We have 6 more days and will walk at least 100 kilometers before returning to our starting point, Bilbao and the long flight and sitting trip home. Perhaps it will feel so good to be off our feet by that time that we won’t mind. By then too, I will have to learn the Basque words for goodbye to go along with thank you. Sure is a lot easier to stick to the double kiss.
By the way, we were christened Los Vivadores, by an old man we passed on the trail and it means those who live life to its fullest. I feel pretty darn blessed to have shared this living of life with such a wonderful group of like-minded walkers, eaters and adventurers.
On and off the Beaten Path
Camino de Santiago continued.
Here are some highlights of the 7 segments of the Northern Camino we traveled, 144K (89 miles) on foot. I am astounded how well maintained the Camino is. Sure, there are some very dicey sections but it is well marked with yellow arrows either on the ground or on plaques at intersections including X-signs indicating which way not to go. Some steep trails have steps carved in them. We passed guys sweeping the parts that were on sidewalks and paved paths. In the sections that went through pastures, you were mostly on a fenced path, separate from the cattle. There are tunnels that go under busy roads, not that there aren’t a few sections on a narrow shoulder.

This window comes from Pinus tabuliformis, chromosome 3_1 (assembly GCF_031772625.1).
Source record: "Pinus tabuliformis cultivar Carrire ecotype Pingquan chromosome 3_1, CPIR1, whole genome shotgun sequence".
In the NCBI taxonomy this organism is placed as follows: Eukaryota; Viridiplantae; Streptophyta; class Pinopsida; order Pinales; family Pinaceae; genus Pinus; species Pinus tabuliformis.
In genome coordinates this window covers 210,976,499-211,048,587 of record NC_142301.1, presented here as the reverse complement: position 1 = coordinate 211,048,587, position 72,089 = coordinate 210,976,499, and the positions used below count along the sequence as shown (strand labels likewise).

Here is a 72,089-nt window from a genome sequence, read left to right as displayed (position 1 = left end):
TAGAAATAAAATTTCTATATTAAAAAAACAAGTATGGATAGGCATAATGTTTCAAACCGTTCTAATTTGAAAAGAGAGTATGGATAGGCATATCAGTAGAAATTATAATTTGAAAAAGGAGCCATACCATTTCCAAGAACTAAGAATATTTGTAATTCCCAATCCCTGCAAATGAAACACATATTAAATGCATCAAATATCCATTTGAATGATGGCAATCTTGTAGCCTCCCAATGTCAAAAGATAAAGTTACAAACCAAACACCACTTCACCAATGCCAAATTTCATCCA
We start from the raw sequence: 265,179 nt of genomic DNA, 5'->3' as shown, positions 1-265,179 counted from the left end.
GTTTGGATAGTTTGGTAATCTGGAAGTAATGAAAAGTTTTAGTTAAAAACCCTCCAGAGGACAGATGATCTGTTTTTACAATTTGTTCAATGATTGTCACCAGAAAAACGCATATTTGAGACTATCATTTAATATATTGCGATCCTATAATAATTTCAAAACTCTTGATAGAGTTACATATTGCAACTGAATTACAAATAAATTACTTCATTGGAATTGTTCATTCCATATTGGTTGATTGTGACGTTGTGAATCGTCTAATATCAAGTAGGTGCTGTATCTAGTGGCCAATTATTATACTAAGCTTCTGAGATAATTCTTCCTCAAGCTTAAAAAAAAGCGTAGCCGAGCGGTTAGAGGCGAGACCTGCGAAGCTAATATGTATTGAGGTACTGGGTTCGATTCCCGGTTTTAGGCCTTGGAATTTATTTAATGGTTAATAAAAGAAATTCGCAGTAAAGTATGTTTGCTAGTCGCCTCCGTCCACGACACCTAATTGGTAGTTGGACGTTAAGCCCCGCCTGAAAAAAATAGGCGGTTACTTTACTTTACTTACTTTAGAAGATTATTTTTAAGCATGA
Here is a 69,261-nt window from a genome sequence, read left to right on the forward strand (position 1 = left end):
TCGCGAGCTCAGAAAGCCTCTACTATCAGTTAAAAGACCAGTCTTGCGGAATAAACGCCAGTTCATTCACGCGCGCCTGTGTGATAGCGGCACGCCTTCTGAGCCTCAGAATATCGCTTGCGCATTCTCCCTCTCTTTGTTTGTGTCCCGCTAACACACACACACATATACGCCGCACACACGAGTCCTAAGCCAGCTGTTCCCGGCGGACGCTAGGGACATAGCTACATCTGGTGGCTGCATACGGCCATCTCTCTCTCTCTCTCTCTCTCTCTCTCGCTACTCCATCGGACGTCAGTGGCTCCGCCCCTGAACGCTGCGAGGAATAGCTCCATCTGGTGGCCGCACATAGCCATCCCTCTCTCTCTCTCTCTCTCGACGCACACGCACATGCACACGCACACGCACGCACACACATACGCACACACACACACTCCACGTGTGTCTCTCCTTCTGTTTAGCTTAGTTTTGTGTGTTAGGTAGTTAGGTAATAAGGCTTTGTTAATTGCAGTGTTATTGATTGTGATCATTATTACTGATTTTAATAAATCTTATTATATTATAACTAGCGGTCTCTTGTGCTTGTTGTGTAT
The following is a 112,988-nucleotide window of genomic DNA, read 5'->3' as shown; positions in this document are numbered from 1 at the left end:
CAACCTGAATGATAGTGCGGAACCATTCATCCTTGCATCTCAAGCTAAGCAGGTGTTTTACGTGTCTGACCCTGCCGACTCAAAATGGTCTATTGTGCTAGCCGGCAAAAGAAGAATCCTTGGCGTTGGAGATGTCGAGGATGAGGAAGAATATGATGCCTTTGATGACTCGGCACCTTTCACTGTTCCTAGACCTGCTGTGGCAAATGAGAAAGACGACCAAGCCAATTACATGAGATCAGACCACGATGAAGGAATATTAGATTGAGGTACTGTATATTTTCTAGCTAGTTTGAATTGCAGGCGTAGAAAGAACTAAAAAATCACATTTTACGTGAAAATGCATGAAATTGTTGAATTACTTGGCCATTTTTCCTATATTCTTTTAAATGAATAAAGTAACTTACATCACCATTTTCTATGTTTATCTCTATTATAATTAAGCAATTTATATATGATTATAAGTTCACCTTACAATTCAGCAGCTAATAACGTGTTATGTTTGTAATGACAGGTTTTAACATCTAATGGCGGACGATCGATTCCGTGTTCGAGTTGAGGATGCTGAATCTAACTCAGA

I am also pleasantly surprised we were never hassled by the people whose back yards the Camino passed through. Most dogs were tied up although there were some that were loose and intimidating but no real problems. Everyone was friendly on the Camino. We passed one couple in bare feet. I hear there is a section people supposedly crawl on their knees.
We read that the average rain fall in this region is 3 inches in August but we never faced a down pore, just a few sprinkles and mostly beautiful cool weather. Some of the foresty sections got pretty hot and steamy.